Connect with us

Metro

If I go back, I’ll be murdered – Human Trafficking Victim Fears Deportation From UK

Please Share This Story

Anna, not her real name, embodies the harrowing reality of sex trafficking, a crime that preys on the vulnerable and devastates lives.

Her story serves as a stark assessment of the potential consequences of the new Illegal Migration Act in the United Kingdom. Anna was trafficked from Albania to the UK, forced into a life of sexual exploitation by a criminal gang, and lived in perpetual fear, as reported by Sky News on Twitter.



“I was all the time threatened. I was getting raped all the time,” Anna reveals, her voice trembling. “I didn’t have an option to say no or to speak out because my life and my parents’ lives were threatened.” Anna’s case is currently under consideration by the National Referral Mechanism (NRM), the official system for identifying modern slavery victims.

However, Anna entered the UK illegally using a fake passport, and under the provisions of the Illegal Migration Act, she and others like her could lose the protections of the NRM, facing detention and eventual removal.

Dr. Victoria Tecca from the Modern Slavery Policy and Evidence Centre warns that the Act denies protection to potentially thousands of irregular migrants who may be victims of modern slavery, ordering their detention and removal instead.



The Salvation Army, a rare organization with legal authority to help modern slavery victims, is supporting Anna. Exclusive data shared with Sky News reveals that last year alone, the charity rescued 3,533 individuals, a 5% increase from the previous year. Yet, it is estimated that for every survivor who escapes, seven others remain trapped in slavery.

Pay Attention:   "Parents' Prison Sentences Increased as Disabled Daughter Dies from Severe Neglect and Extreme Weight Gain"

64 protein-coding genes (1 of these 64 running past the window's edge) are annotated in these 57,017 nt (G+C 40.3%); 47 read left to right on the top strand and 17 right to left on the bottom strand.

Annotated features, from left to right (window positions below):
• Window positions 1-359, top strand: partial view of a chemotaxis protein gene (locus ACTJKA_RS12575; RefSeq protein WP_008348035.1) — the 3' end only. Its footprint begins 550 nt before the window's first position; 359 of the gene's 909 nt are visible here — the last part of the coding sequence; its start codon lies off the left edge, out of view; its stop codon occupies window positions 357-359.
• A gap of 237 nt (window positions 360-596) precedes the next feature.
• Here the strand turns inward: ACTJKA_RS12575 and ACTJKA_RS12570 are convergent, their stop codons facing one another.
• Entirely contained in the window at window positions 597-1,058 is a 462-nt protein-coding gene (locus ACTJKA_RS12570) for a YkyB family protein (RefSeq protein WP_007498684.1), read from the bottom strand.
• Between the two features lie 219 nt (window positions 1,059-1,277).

The fear now is that the new law may discourage survivors from coming forward, as they face punishment instead of protection. Major Kathy Beveridge, the Salvation Army’s director of anti-trafficking, emphasizes the need for the government to understand the consequences of these policies, stating that “somebody’s life will be affected if they don’t receive the support they’re entitled to.”

Anna’s plea is clear: She may have entered the UK illegally, but her presence here is not by choice. She is being forced to stay, and deportation would undoubtedly jeopardize her life.



The Illegal Migration Act does allow individuals facing removal to claim that returning to their home country would put them at serious risk. If confirmed, they may be removed to a third country instead of their country of origin.

The Home Office acknowledges the brutality of modern slavery and the support provided to victims, promising reforms to strengthen the system and protect genuine victims. Ministers have also pledged to publish guidance clarifying the modern slavery provisions of the law.



For Anna, her future remains uncertain. Her dreams of returning to a peaceful life in Albania hang in the balance. She eloquently expresses, “The government has my life in their hands. If they decide that I will get protection, then at least I will breathe for the next six months. I don’t know what to say beyond that.”

For individuals like Anna, trapped in the dire circumstances of modern slavery, even dreaming of a better future becomes a luxury they may never afford.

Please Share This Story

Birminghamgist Staff is a News Reporter, making waves in the UK with insightful and Engaging reporting.

Advertisement
Click to comment

Leave a Reply

Your email address will not be published. Required fields are marked *

Trending